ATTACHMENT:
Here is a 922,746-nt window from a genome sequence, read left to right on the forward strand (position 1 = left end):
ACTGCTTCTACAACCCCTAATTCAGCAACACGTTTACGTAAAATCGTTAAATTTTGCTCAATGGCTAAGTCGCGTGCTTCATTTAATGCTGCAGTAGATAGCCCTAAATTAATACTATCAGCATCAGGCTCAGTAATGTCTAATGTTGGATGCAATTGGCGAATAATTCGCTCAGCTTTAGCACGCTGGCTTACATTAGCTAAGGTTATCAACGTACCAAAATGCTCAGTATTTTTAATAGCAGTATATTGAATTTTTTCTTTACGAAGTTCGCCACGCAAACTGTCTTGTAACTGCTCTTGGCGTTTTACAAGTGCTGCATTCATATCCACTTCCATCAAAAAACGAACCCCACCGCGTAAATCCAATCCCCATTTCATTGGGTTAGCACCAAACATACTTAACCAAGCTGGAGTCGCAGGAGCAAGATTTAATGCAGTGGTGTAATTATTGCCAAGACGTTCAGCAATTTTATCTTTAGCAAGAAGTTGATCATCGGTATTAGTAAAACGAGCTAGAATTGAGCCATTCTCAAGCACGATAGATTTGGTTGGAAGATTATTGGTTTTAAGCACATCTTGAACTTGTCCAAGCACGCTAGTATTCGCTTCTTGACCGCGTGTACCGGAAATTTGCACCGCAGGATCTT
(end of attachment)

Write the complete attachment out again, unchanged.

Here is a 922,746-nt window from a genome sequence, read left to right on the forward strand (position 1 = left end):
ACTGCTTCTACAACCCCTAATTCAGCAACACGTTTACGTAAAATCGTTAAATTTTGCTCAATGGCTAAGTCGCGTGCTTCATTTAATGCTGCAGTAGATAGCCCTAAATTAATACTATCAGCATCAGGCTCAGTAATGTCTAATGTTGGATGCAATTGGCGAATAATTCGCTCAGCTTTAGCACGCTGGCTTACATTAGCTAAGGTTATCAACGTACCAAAATGCTCAGTATTTTTAATAGCAGTATATTGAATTTTTTCTTTACGAAGTTCGCCACGCAAACTGTCTTGTAACTGCTCTTGGCGTTTTACAAGTGCTGCATTCATATCCACTTCCATCAAAAAACGAACCCCACCGCGTAAATCCAATCCCCATTTCATTGGGTTAGCACCAAACATACTTAACCAAGCTGGAGTCGCAGGAGCAAGATTTAATGCAGTGGTGTAATTATTGCCAAGACGTTCAGCAATTTTATCTTTAGCAAGAAGTTGATCATCGGTATTAGTAAAACGAGCTAGAATTGAGCCATTCTCAAGCACGATAGATTTGGTTGGAAGATTATTGGTTTTAAGCACATCTTGAACTTGTCCAAGCACGCTAGTATTCGCTTCTTGACCGCGTGTACCGGAAATTTGCACCGCAGGATCTT